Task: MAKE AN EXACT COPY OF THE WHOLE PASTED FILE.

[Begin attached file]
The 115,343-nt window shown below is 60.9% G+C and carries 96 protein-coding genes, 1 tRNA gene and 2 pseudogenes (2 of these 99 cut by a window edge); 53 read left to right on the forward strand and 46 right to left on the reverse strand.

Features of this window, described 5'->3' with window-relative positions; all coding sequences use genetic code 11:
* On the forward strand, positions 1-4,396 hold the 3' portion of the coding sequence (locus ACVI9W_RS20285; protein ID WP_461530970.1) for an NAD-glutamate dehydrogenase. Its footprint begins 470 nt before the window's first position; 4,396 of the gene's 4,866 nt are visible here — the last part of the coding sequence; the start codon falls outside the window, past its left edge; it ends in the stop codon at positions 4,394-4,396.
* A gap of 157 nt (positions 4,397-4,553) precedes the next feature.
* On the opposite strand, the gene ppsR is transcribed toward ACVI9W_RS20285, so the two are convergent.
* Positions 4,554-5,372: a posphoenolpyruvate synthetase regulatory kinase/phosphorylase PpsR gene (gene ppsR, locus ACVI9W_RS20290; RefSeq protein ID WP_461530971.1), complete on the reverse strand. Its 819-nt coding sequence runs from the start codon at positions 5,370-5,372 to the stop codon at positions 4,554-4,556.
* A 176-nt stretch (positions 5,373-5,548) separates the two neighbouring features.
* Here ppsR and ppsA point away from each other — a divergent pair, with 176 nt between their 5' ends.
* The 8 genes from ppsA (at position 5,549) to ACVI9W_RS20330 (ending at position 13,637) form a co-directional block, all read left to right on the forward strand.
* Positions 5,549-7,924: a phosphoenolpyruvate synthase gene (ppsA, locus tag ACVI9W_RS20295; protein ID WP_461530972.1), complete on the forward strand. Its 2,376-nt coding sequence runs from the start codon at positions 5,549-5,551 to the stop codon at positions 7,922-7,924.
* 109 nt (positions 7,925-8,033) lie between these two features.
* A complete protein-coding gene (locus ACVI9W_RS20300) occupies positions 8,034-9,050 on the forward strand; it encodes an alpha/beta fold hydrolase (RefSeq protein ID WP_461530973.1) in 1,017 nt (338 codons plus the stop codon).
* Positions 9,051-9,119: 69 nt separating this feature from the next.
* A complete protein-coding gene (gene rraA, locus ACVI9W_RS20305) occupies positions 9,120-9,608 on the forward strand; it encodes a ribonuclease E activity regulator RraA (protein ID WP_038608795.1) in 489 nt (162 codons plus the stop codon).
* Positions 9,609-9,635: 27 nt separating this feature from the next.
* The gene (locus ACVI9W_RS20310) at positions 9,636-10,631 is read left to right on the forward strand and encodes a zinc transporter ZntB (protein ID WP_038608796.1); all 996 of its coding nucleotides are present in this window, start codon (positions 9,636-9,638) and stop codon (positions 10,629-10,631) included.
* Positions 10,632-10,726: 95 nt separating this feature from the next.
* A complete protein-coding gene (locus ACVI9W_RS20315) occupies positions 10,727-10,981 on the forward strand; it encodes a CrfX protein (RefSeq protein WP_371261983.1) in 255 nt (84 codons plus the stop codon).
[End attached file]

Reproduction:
The 115,343-nt window shown below is 60.9% G+C and carries 96 protein-coding genes, 1 tRNA gene and 2 pseudogenes (2 of these 99 cut by a window edge); 53 read left to right on the forward strand and 46 right to left on the reverse strand.

Features of this window, described 5'->3' with window-relative positions; all coding sequences use genetic code 11:
* On the forward strand, positions 1-4,396 hold the 3' portion of the coding sequence (locus ACVI9W_RS20285; protein ID WP_461530970.1) for an NAD-glutamate dehydrogenase. Its footprint begins 470 nt before the window's first position; 4,396 of the gene's 4,866 nt are visible here — the last part of the coding sequence; the start codon falls outside the window, past its left edge; it ends in the stop codon at positions 4,394-4,396.
* A gap of 157 nt (positions 4,397-4,553) precedes the next feature.
* On the opposite strand, the gene ppsR is transcribed toward ACVI9W_RS20285, so the two are convergent.
* Positions 4,554-5,372: a posphoenolpyruvate synthetase regulatory kinase/phosphorylase PpsR gene (gene ppsR, locus ACVI9W_RS20290; RefSeq protein ID WP_461530971.1), complete on the reverse strand. Its 819-nt coding sequence runs from the start codon at positions 5,370-5,372 to the stop codon at positions 4,554-4,556.
* A 176-nt stretch (positions 5,373-5,548) separates the two neighbouring features.
* Here ppsR and ppsA point away from each other — a divergent pair, with 176 nt between their 5' ends.
* The 8 genes from ppsA (at position 5,549) to ACVI9W_RS20330 (ending at position 13,637) form a co-directional block, all read left to right on the forward strand.
* Positions 5,549-7,924: a phosphoenolpyruvate synthase gene (ppsA, locus tag ACVI9W_RS20295; protein ID WP_461530972.1), complete on the forward strand. Its 2,376-nt coding sequence runs from the start codon at positions 5,549-5,551 to the stop codon at positions 7,922-7,924.
* 109 nt (positions 7,925-8,033) lie between these two features.
* A complete protein-coding gene (locus ACVI9W_RS20300) occupies positions 8,034-9,050 on the forward strand; it encodes an alpha/beta fold hydrolase (RefSeq protein ID WP_461530973.1) in 1,017 nt (338 codons plus the stop codon).
* Positions 9,051-9,119: 69 nt separating this feature from the next.
* A complete protein-coding gene (gene rraA, locus ACVI9W_RS20305) occupies positions 9,120-9,608 on the forward strand; it encodes a ribonuclease E activity regulator RraA (protein ID WP_038608795.1) in 489 nt (162 codons plus the stop codon).
* Positions 9,609-9,635: 27 nt separating this feature from the next.
* The gene (locus ACVI9W_RS20310) at positions 9,636-10,631 is read left to right on the forward strand and encodes a zinc transporter ZntB (protein ID WP_038608796.1); all 996 of its coding nucleotides are present in this window, start codon (positions 9,636-9,638) and stop codon (positions 10,629-10,631) included.
* Positions 10,632-10,726: 95 nt separating this feature from the next.
* A complete protein-coding gene (locus ACVI9W_RS20315) occupies positions 10,727-10,981 on the forward strand; it encodes a CrfX protein (RefSeq protein WP_371261983.1) in 255 nt (84 codons plus the stop codon).